Product Details

DUMPLINGS (2005)

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"The film looks and sounds terrific... Dumplings, as dished up by Chan and Company, is wicked delight. Bon Appetit!" - Elaine Perrone - EFILMCRITIC.COM


More Details
Catalogue No. ACC0057
SRP A$24.95
APN 9333723000578
DVD Release Date 11 Apr 2007
Director Fruit Chan
Producer Peter Ho-Sun Chan
Cast Bai Ling, Miriam Yeung
Genre Horror
Rating MA15+ (Strong themes, Strong sex scenes)
Run Time 91 mins.
Visual Format 1:85.1
Audio Format Dolby Digital 5.1
Language Cantonese (Optional English subtitles)
Special Features The Making Of
Quotes "The film looks and sounds terrific... Dumplings, as dished up by Chan and Company, is wicked delight. Bon Appetit!" - Elaine Perrone - EFILMCRITIC.COM
Awards OFFICIAL SELECTION: 2005 San Francisco Asian-American Film Festival

Synopsis
Wickedly delicious and sinfully satisfying, Fruit Chan's seventh film is a delightful and squirm-inducing voyage through the slippery-slope, nightmarish perils of vanity. Featuring Bai Ling, Miriam Yeung, and Tony Leung Kar-fai, and the sumptuous cinematography of Christopher Doyle, DUMPLINGS is a film sure to delight, shock and offend.

Mei (Ling) is a trashy, former abortion doctor who shuttles back and forth across the HK-China border with benign-looking containers of glistening dumplings. Bound not for the family dinner table, these dumplings are of a special sort, and the preferred meal of a high-paying clientele who seek their famed youth-renewing powers. Qing (Yeung) is a nearing-40 former soap actress clinging to her youth and attempting to win back her philandering husband (Leung), who sucks down chicken fetuses in an attempt to maintain his own vigor. Regular meals at Mei's apartment only whet her appetite for eternally smooth skin, and trigger an ominous search for an even more potent variety of the dumplings' secret ingredient.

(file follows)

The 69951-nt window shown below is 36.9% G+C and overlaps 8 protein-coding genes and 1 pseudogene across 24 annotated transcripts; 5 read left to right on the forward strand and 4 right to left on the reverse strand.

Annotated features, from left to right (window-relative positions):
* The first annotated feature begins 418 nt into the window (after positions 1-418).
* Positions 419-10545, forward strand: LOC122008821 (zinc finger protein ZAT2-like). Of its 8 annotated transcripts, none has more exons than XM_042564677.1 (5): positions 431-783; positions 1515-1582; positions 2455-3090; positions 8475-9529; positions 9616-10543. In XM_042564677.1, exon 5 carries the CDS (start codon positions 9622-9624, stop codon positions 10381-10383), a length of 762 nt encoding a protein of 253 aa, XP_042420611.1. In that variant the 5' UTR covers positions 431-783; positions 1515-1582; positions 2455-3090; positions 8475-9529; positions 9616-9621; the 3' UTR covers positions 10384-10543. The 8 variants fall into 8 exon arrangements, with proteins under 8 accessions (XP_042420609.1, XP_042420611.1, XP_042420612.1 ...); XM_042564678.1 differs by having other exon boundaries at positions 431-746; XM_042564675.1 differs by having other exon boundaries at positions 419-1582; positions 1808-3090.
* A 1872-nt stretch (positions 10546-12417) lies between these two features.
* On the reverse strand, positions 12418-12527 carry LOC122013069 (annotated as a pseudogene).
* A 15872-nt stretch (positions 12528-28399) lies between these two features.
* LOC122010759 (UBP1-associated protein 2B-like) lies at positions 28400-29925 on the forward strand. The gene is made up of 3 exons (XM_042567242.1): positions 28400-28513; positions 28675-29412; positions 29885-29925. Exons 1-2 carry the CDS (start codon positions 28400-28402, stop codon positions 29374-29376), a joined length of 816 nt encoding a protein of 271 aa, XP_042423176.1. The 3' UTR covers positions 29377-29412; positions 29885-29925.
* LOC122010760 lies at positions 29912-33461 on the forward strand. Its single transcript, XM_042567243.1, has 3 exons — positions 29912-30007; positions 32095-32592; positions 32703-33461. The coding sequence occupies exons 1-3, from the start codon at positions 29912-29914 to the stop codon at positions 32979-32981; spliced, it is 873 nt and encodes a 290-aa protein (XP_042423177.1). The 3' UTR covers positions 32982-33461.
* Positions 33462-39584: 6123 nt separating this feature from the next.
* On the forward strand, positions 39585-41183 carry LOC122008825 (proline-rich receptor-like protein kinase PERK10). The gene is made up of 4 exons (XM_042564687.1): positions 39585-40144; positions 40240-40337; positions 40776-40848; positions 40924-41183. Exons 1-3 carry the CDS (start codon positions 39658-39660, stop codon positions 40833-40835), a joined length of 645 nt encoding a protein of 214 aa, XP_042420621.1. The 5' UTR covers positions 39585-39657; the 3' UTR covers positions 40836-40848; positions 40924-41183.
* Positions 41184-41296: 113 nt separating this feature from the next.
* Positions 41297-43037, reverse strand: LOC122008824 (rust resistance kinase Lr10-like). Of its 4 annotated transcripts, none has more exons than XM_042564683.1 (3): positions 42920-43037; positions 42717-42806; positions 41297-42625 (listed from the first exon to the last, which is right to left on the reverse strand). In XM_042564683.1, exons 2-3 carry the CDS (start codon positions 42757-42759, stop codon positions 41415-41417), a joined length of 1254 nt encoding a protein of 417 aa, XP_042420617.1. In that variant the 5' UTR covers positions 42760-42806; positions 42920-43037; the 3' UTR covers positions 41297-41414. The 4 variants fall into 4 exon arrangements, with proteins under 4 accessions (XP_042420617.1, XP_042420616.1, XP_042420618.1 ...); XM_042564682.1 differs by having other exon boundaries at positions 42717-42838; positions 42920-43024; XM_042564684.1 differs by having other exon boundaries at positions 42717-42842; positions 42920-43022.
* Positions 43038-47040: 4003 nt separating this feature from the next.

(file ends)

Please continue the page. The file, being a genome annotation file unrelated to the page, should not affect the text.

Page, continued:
The ingredient in question, while appalling, is only a warm-up to the twisted moral and cosmic consequences that result from the ethical-boundary-free rules that govern their universe. In his best film to date, Chan masterfully holds a mirror up to the increasingly frightening world around us, and pushes all the right buttons.
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